Providing feedback is an essential part of effective learning. For educators, “feedback provides information to students and teachers about learning. It helps to reduce the gap between the student’s current level of understanding and/or performance and a desired goal. Depending on the nature and delivery of the feedback, it can have powerful positive effects on student learning and engagement.” (Hattie & Timperley, 2007)
Here are some of the examples of daily feedback I provide to my son, Petie around our home environment in hopes that some day....he reaches a (my) desired goal:
“Petie, for the 10th time please put your Pokemon cards away, while I am cleaning the house. It would be hard to console your sadness when I vacuum your holographic rare card that the tooth Kerry got you.” (Yes, our tooth fairy is gender neutral.)
“Less talking, more eating. If you’re feeling full, you can save your dinner for the next meal. Your half eaten hot dog for breakfast will be a great start to the day!”
“Petie, please put the toilet seat down when you’re finished with your business in the bathroom. I don’t enjoy sitting down and getting my (ass) all wet from the mess you didn’t flush.”
As I provide these examples of feedback for you, I am slowly realizing that I am constantly frustrated that my attempts to get through to my son are not working. I struggle with how often I can let things slide to make him know that I love him, even when I’m yelling at the top of my lungs.
Striking a balance between the help that seems necessary and the loving, nonjudgmental relationship I want with Petie is so much harder than I ever thought. It was only until a few weeks ago, I was stopped in my tracks by him. I was reminded that providing feedback to Petie goes beyond my mental “nice to nag ratio”. Perhaps my commenting is more than just a balance between correcting, and lovingly allowing.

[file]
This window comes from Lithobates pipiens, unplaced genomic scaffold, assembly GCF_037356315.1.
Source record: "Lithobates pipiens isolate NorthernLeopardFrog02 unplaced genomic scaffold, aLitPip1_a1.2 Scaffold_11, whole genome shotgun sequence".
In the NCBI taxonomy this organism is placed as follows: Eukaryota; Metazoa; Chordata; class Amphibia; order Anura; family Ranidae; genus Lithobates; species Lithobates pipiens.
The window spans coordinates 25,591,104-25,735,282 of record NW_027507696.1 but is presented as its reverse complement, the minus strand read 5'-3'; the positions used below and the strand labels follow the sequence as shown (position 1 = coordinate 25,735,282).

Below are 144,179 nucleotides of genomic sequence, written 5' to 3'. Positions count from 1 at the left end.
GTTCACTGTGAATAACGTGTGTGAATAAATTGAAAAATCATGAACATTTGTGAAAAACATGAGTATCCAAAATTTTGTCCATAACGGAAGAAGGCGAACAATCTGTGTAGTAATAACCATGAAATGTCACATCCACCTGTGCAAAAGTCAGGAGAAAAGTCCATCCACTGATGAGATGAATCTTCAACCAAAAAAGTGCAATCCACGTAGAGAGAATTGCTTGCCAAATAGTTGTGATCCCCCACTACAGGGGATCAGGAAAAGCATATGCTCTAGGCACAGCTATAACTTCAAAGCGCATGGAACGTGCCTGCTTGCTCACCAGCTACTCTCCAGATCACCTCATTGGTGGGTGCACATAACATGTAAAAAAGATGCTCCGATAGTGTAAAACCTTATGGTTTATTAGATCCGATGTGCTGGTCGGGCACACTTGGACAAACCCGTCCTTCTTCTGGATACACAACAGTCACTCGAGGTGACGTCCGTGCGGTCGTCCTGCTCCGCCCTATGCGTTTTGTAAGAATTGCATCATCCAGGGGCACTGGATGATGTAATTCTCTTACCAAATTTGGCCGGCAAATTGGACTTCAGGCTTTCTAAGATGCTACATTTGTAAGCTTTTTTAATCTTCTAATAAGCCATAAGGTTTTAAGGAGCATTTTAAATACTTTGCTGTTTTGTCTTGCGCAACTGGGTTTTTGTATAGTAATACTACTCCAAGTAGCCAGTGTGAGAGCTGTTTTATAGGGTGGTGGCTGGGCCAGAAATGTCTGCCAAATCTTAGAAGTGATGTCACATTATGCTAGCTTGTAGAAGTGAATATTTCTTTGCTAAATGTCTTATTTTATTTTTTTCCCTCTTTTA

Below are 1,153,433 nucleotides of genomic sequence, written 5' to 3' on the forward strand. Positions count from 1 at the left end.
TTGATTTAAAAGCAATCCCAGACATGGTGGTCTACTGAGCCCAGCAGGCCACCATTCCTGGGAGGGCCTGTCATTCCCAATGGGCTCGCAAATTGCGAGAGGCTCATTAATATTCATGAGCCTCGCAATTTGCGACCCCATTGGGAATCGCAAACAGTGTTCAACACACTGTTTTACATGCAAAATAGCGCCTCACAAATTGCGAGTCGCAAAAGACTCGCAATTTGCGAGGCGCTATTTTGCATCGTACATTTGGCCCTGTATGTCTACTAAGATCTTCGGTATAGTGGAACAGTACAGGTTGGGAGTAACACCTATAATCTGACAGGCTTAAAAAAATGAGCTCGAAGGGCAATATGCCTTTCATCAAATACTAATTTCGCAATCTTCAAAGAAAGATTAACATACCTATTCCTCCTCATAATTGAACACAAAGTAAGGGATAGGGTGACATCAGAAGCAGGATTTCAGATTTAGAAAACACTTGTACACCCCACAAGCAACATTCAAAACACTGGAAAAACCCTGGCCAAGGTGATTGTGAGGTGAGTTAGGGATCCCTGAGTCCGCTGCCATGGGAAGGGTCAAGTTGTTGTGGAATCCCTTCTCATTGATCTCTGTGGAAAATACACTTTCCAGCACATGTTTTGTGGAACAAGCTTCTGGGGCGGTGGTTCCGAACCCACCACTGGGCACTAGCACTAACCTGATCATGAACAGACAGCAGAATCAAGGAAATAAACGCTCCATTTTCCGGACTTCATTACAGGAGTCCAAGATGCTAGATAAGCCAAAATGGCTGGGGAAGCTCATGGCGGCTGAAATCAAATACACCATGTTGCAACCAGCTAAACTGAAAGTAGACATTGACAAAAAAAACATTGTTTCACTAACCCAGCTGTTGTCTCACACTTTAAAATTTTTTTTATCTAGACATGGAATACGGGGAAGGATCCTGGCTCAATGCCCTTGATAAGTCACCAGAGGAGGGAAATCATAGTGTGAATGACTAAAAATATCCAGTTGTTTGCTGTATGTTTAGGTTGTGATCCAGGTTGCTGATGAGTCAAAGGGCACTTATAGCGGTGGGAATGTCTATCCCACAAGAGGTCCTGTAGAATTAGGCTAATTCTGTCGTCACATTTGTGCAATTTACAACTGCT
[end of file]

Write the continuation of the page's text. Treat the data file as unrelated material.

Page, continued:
A week ago Petie and I went to pick Bella up at her clinic. Like clockwork, the therapist brought Bella & Kadence to the waiting room hand-in-hand to greet us. Her therapist that afternoon shared some highlights of Bella’s day, and noted that she was progressing very well with one of her Self-Help programs. For all you ABA-folks out there, here is a glimpse of what her program looks like today (that started in 2017)...
Therapist: “Bella worked so hard today. I’m amazed with how well she is doing with her shirt program. She was very motivated to put on her shirt (for ~20 trials) with me, and was determined to find the hole of the shirt for her head to come out. Bella was able to put on her shirt all by herself with no prompts during her trials in the program this afternoon.”
Narration: Therapist provides feedback to parent on how well a program is being accomplished. Therapist provides information about the processes used to perform her program. Therapist provides information about the student’s ability to achieve the learning goal in the program.
“I’m so proud of your Bella! You are doing such a good job with putting your shirt on. I can’t wait to see you do the shirt program at home for me.”
Narration: Parent provides feedback to the child through verbal praise and her tone of voice to ensure that it is linked to the learning that is expected. Parent continues to provide positive reinforcement to the child and reminds them that there will be future opportunities for them to demonstrate their learning at home.